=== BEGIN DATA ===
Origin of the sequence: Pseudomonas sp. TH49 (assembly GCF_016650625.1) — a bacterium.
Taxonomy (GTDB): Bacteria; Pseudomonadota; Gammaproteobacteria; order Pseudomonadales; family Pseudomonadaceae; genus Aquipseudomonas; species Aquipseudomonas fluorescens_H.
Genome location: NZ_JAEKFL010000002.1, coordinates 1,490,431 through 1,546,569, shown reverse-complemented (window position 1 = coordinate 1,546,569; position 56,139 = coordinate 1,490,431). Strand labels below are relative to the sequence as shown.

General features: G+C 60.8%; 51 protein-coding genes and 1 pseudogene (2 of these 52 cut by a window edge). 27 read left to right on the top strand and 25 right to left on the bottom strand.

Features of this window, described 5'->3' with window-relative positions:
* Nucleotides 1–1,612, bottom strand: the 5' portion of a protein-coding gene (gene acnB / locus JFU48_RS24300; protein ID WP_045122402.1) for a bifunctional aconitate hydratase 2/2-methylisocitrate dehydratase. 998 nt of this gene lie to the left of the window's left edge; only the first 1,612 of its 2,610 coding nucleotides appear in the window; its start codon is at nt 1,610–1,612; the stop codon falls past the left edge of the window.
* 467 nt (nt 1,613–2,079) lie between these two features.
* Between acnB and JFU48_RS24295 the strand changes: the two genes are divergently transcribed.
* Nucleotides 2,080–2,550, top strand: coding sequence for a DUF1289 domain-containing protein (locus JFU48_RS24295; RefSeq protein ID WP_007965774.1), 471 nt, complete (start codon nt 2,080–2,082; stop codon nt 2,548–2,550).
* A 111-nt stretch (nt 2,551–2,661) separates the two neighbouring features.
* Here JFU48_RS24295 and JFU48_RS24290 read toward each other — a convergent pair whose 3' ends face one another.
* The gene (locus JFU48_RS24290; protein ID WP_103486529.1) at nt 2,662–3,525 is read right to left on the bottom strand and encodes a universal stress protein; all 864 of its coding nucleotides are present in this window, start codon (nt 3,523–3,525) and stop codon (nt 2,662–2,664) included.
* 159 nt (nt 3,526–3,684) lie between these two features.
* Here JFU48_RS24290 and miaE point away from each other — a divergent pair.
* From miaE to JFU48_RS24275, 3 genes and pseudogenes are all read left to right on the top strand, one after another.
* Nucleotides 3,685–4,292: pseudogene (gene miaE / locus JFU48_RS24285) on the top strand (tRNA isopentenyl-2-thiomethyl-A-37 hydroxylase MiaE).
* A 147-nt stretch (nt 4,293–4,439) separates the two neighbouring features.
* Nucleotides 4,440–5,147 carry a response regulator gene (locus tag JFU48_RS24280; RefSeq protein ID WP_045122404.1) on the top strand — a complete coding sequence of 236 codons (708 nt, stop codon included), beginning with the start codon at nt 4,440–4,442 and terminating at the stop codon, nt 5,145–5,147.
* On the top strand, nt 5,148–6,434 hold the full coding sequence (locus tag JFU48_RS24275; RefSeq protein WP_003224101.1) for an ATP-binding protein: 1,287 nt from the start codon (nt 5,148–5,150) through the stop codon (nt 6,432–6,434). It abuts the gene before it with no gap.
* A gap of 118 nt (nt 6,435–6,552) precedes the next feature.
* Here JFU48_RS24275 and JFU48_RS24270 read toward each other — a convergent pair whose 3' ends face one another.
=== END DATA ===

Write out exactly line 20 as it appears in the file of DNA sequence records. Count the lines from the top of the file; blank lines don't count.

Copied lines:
* A gap of 118 nt (nt 6,435–6,552) precedes the next feature.